Time-resolved Imaging of Photo-induced Dynamics: Faraday Discussion 228
About this book
Photo-induced processes are of tremendous importance in the natural world and across science. Examples include ultrafast process in vision, energy-release by water-splitting in photosynthesis, chemical reactions in the atmosphere, photocatalysis, and technologies such as petahertz electronics, photovoltaics, and light-emitting diodes. Due to the intrinsic complexity of photo-induced processes, they remain the least understood type of physical and chemical processes. Strong and weak laser induced electron and nuclear dynamics on ultrafast time-scales, nonadiabatic dynamics, quantum effects and conical intersections are known to be important, but the full picture is still being unveiled and a cohesive understanding assembled. New experimental techniques, capable of monitoring photo-induced processes with unprecedented temporal and spatial resolution across the entire reaction path, play a key role in this. These developments are driven by the appearance of free-electron lasers, such as the XFEL in Europe, the LCLS (and soon LCLS-II) in the USA, SACLA in Japan, PAL in Korea and Swiss-FEL in Switzerland, new sources of pulsed electrons, table-top based attosecond laser sources, and advanced detection techniques. A large and important contribution is made by advances in theory and computational modelling, in particular in terms of (nonadiabatic) quantum dynamics simulations and theoretical models that improve the interpretation and analysis of experiments.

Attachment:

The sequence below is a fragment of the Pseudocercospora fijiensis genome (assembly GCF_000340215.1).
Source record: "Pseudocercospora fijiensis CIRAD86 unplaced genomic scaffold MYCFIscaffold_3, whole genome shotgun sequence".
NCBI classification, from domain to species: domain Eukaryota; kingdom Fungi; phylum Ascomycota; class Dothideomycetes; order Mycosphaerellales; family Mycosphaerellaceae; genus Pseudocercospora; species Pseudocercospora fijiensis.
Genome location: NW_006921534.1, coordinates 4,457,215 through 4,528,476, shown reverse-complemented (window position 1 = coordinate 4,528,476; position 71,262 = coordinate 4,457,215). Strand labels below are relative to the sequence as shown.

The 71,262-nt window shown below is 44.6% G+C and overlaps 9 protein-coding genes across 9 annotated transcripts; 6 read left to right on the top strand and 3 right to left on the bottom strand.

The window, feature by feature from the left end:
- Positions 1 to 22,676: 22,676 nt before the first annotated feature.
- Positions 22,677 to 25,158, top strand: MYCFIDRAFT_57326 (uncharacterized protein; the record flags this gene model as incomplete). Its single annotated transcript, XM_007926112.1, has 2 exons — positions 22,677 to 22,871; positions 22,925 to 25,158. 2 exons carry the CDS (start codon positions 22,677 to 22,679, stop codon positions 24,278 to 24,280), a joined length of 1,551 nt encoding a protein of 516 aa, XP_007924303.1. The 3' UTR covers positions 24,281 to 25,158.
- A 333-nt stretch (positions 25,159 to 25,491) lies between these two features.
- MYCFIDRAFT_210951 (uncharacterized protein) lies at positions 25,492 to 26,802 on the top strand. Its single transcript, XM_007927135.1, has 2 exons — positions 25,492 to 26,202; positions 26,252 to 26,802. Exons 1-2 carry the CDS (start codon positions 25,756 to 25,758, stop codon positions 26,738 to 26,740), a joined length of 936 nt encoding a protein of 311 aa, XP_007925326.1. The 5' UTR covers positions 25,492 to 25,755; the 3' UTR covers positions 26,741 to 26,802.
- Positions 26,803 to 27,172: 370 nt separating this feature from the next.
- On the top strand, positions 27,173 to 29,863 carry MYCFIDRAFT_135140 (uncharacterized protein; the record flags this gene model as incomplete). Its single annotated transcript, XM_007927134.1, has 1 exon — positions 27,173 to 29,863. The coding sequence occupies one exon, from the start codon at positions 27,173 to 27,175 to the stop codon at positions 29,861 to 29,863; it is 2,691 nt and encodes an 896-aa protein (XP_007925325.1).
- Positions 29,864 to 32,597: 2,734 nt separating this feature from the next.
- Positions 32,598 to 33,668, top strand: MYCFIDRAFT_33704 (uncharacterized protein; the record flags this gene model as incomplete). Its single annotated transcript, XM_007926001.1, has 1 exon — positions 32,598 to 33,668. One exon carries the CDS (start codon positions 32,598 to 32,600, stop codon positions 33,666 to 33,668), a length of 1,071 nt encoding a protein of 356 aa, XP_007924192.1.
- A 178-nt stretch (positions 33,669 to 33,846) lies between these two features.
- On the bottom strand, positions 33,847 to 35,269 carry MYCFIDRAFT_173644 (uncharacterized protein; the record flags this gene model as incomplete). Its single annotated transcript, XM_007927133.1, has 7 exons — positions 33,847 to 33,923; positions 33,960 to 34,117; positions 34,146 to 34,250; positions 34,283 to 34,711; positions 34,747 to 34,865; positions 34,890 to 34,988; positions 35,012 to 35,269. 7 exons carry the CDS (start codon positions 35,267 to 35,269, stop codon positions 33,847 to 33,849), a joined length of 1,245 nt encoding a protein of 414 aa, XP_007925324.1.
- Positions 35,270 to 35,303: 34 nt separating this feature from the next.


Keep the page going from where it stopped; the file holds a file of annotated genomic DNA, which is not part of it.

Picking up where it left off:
In this volume the topics covered include:
Time-Resolved Ultrafast Spectroscopy
Ultrafast X-ray Science
- Time-resolved Diffraction
- Time-Resolved Ultrafast Spectroscopy
- Strong-Field Physics
- Ultrafast X-ray Science
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- 25 Jun 2021
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Faraday Discussions documents a long-established series of Faraday Discussion meetings which provide a unique international forum for the exchange of views and newly acquired results in developing areas of physical chemistry, biophysical chemistry and chemical physics. The papers presented are published in the Faraday Discussion volume together with a record of the discussion contributions made at the meeting. Faraday Discussions therefore provide an important record of current international knowledge and views in the field concerned. The latest (2019) impact factor of Faraday Discussions is 3.797.